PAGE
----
Film #286: Snow White and the Seven Dwarfs (1937)

creator: Walt Disney
language: English
length: 83 minutes
watched on: 28 April 2017

I think I watched this as a child, but it was so long ago I can’t remember it at all. Anyway, recently some of the less reputable shops in Japan have been selling old Disney movies for ¥80 a pop – it says on the sleeve that they’re now in the public domain. I suspect that this isn’t the case in America or the UK, but I don’t know. The knock-off DVDs are pretty low quality, though, of course. You can see the interlacing and it skipped a couple of times during the movie.

I kind of assume you all know what happens in this movie. I knew the basic story already, it’s just the details that have escaped me. I don’t really know what I expected from this period (compare with His Wedding Night (1917), for example), but the gender roles are ridiculously strong in this movie. Snow White controls everything around her with her beauty (the animals do her bidding when she sings), and her role in the dwarfs’ lives is to be a positive feminine force – she basically makes a deal to stay with them if she can do all their housework for them, and before she arrives, they’re slovenly, like college students. As for Prince Charming, I think he has a total of about two minutes’ screen time. Not quite enough to establish a romance, I’d have thought.

Things I liked included Dopey, basically a silent film character whose role is to provide slapstick humour, and the few sequences in the movie that were actually kind of scary, like when the dwarfs chase the witch away up a cliff during a thunderstorm. The dwarf characters are all established well and have distinctive characters, even when they have very little screentime – this is in direct contrast to movies (and indeed books) like The Hobbit. Over the course of that trilogy, I could only reliably distinguish about three of the dwarves by character, and I couldn’t remember any of their names.

It was also nice to hear the songs, although “Hi-Ho, Hi-Ho, it’s off to work we go” is still the only one I actually know in any capacity. And I found the film funny, mostly. It’s nice to revisit things like this. I got two more ¥80 DVDs at the same time, so I will eventually watch and review those too. Watch this space, I guess.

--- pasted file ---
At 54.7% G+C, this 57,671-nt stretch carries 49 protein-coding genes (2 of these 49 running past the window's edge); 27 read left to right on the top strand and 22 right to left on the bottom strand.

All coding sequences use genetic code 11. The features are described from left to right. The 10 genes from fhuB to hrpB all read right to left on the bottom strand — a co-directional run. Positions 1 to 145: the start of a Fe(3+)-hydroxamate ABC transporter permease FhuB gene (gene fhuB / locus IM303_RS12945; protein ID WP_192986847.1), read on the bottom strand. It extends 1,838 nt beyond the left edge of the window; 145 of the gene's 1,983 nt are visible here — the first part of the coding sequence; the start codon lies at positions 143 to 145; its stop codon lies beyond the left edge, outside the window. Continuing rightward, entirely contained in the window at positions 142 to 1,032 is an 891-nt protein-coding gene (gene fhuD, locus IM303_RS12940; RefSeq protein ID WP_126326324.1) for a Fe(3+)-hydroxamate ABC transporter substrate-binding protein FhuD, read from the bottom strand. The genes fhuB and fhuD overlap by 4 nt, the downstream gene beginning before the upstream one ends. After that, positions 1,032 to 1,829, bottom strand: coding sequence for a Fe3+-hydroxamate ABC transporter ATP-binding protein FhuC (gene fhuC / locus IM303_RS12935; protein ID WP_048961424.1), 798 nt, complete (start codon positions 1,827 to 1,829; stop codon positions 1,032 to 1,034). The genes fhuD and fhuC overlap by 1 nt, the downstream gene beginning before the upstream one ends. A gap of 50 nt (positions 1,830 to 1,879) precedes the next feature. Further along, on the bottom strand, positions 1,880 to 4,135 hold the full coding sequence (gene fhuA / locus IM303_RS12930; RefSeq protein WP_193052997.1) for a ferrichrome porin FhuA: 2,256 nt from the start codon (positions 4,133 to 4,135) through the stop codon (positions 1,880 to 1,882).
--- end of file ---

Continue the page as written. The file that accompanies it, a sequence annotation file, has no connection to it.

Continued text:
How about you? What’s your favourite Disney movie?


Film #138: Persona (1966)

personaDirector: Ingmar Bergman
Language: Swedish
Length: 80 minutes
Watched on: 1 Jan 2015

I went through a brief spate a few years ago, fuelled by friends and family members who had the DVDs, of watching Bergman films. I still hold Fanny and Alexander, at five hours long the longest film I’ve ever seen, up as one of my favourites and one that I would definitely rewatch if I had the time.

Somehow, though, I managed to miss Persona, which is usually down on the lists of recommended films as Bergman’s tour de force. But I finally got to it this New Year.

The film is about two women, one famous and the other taking care of her. The famous one is either mute or just doesn’t talk for the entire film, leaving the other one sometimes practically doing dialogue for two.

It’s now been too long for me to recall many specific images from the film -many of these are fleeting and unrelated to the plot anyway – but I do remember a particularly expertly crafted film, particularly when it came to the ending, which had just the right balance of weirdness and confusion.

As a result, I’d happily recommend the film on that basis alone. It reminded me how good cinema can be, and that unlike a lot of the drivel I watch most of the time, being weird or incomprehensible doesn’t mean one has to sacrifice quality. A good start to a new year.